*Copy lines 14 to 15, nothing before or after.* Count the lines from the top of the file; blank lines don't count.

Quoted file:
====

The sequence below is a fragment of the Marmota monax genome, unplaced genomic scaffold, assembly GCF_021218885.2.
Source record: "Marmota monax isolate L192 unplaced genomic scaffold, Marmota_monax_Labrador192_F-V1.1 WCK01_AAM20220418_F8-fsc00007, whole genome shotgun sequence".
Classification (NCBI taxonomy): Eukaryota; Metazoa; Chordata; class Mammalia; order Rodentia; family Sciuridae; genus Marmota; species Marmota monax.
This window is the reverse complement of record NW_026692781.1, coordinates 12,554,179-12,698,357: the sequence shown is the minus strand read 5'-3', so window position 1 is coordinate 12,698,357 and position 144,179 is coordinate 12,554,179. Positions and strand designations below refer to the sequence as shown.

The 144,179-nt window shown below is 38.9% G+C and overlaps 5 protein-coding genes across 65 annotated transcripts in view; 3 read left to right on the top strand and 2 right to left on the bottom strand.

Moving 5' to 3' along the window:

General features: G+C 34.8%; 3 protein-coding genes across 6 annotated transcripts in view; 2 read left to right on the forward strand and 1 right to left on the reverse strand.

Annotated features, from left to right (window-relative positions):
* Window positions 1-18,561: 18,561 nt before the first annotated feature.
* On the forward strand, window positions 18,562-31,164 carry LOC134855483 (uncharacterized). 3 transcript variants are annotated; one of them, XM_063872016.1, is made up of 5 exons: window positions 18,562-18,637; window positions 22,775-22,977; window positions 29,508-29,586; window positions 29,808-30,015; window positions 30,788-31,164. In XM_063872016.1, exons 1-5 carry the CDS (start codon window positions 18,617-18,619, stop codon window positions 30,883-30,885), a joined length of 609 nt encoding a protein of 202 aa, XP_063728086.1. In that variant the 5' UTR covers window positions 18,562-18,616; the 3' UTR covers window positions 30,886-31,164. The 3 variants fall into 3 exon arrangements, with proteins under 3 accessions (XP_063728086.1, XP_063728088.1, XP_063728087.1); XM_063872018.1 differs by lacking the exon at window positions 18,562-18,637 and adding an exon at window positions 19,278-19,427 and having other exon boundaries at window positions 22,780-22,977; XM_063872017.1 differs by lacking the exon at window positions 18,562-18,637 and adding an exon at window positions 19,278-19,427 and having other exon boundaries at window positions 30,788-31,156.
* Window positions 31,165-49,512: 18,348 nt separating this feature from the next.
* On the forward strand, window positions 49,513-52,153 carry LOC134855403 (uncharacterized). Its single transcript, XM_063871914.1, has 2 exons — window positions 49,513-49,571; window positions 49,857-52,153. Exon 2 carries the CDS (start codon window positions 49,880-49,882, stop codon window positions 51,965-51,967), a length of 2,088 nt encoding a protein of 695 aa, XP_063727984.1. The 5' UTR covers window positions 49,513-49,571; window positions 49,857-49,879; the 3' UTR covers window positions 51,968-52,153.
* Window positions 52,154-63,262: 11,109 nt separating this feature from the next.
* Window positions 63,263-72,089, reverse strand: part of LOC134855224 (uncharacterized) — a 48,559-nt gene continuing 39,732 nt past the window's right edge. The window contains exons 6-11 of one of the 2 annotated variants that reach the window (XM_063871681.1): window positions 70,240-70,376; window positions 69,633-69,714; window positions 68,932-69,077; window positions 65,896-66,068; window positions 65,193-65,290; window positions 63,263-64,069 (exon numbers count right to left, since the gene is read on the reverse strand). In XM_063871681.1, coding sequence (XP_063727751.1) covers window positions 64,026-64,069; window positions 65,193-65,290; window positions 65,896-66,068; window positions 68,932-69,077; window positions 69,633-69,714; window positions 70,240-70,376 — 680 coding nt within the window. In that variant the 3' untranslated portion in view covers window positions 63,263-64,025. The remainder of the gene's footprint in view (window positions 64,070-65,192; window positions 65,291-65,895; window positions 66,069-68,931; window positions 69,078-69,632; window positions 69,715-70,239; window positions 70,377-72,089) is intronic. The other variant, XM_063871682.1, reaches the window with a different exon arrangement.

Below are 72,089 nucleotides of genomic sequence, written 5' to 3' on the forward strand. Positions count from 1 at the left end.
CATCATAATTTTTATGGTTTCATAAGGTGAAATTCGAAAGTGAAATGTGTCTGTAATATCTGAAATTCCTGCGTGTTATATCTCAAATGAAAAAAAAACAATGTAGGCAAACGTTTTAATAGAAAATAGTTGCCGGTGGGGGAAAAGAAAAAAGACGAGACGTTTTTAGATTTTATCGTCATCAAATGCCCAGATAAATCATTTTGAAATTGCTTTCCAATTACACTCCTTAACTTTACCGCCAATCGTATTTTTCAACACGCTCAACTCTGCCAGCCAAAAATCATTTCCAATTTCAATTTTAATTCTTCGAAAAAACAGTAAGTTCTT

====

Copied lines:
* Window positions 63,263-72,089, reverse strand: part of LOC134855224 (uncharacterized) — a 48,559-nt gene continuing 39,732 nt past the window's right edge. The window contains exons 6-11 of one of the 2 annotated variants that reach the window (XM_063871681.1): window positions 70,240-70,376; window positions 69,633-69,714; window positions 68,932-69,077; window positions 65,896-66,068; window positions 65,193-65,290; window positions 63,263-64,069 (exon numbers count right to left, since the gene is read on the reverse strand). In XM_063871681.1, coding sequence (XP_063727751.1) covers window positions 64,026-64,069; window positions 65,193-65,290; window positions 65,896-66,068; window positions 68,932-69,077; window positions 69,633-69,714; window positions 70,240-70,376 — 680 coding nt within the window. In that variant the 3' untranslated portion in view covers window positions 63,263-64,025. The remainder of the gene's footprint in view (window positions 64,070-65,192; window positions 65,291-65,895; window positions 66,069-68,931; window positions 69,078-69,632; window positions 69,715-70,239; window positions 70,377-72,089) is intronic. The other variant, XM_063871682.1, reaches the window with a different exon arrangement.

Below are 72,089 nucleotides of genomic sequence, written 5' to 3' on the forward strand. Positions count from 1 at the left end.